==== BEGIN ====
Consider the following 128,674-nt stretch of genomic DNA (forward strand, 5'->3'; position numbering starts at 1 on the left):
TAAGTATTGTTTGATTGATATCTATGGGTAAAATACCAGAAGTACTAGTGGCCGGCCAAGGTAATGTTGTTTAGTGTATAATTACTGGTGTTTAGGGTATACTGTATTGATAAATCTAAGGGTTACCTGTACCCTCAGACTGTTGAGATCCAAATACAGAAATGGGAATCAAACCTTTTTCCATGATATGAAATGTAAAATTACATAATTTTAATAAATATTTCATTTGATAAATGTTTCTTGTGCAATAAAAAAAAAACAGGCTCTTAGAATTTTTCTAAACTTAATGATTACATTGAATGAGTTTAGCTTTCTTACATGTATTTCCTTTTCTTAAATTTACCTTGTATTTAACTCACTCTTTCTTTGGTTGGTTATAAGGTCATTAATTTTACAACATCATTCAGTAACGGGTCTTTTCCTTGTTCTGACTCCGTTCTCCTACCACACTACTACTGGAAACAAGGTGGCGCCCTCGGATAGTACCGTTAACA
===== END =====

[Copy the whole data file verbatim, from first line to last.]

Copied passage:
Consider the following 128,674-nt stretch of genomic DNA (forward strand, 5'->3'; position numbering starts at 1 on the left):
TAAGTATTGTTTGATTGATATCTATGGGTAAAATACCAGAAGTACTAGTGGCCGGCCAAGGTAATGTTGTTTAGTGTATAATTACTGGTGTTTAGGGTATACTGTATTGATAAATCTAAGGGTTACCTGTACCCTCAGACTGTTGAGATCCAAATACAGAAATGGGAATCAAACCTTTTTCCATGATATGAAATGTAAAATTACATAATTTTAATAAATATTTCATTTGATAAATGTTTCTTGTGCAATAAAAAAAAAACAGGCTCTTAGAATTTTTCTAAACTTAATGATTACATTGAATGAGTTTAGCTTTCTTACATGTATTTCCTTTTCTTAAATTTACCTTGTATTTAACTCACTCTTTCTTTGGTTGGTTATAAGGTCATTAATTTTACAACATCATTCAGTAACGGGTCTTTTCCTTGTTCTGACTCCGTTCTCCTACCACACTACTACTGGAAACAAGGTGGCGCCCTCGGATAGTACCGTTAACA